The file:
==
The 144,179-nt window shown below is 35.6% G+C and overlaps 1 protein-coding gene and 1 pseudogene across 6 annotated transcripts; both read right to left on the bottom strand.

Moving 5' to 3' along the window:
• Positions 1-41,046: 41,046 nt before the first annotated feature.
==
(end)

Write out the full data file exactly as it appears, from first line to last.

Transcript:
The 144,179-nt window shown below is 35.6% G+C and overlaps 1 protein-coding gene and 1 pseudogene across 6 annotated transcripts; both read right to left on the bottom strand.

Moving 5' to 3' along the window:
• Positions 1-41,046: 41,046 nt before the first annotated feature.